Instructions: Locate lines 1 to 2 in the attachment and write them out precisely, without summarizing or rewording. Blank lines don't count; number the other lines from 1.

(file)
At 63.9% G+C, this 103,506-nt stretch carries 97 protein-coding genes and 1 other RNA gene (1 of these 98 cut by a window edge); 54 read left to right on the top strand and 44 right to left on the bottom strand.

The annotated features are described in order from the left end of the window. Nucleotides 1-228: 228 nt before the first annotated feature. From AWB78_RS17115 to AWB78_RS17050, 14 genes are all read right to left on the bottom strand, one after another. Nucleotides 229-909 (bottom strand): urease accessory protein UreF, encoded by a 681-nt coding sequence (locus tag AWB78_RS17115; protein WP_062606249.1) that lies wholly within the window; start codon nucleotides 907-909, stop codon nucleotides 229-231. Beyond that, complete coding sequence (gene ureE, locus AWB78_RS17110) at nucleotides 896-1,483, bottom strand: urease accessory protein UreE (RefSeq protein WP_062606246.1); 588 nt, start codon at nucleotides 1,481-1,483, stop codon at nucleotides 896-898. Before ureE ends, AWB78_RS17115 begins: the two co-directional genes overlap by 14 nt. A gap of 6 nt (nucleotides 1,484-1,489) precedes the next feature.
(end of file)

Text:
At 63.9% G+C, this 103,506-nt stretch carries 97 protein-coding genes and 1 other RNA gene (1 of these 98 cut by a window edge); 54 read left to right on the top strand and 44 right to left on the bottom strand.

The annotated features are described in order from the left end of the window. Nucleotides 1-228: 228 nt before the first annotated feature. From AWB78_RS17115 to AWB78_RS17050, 14 genes are all read right to left on the bottom strand, one after another. Nucleotides 229-909 (bottom strand): urease accessory protein UreF, encoded by a 681-nt coding sequence (locus tag AWB78_RS17115; protein WP_062606249.1) that lies wholly within the window; start codon nucleotides 907-909, stop codon nucleotides 229-231. Beyond that, complete coding sequence (gene ureE, locus AWB78_RS17110) at nucleotides 896-1,483, bottom strand: urease accessory protein UreE (RefSeq protein WP_062606246.1); 588 nt, start codon at nucleotides 1,481-1,483, stop codon at nucleotides 896-898. Before ureE ends, AWB78_RS17115 begins: the two co-directional genes overlap by 14 nt. A gap of 6 nt (nucleotides 1,484-1,489) precedes the next feature.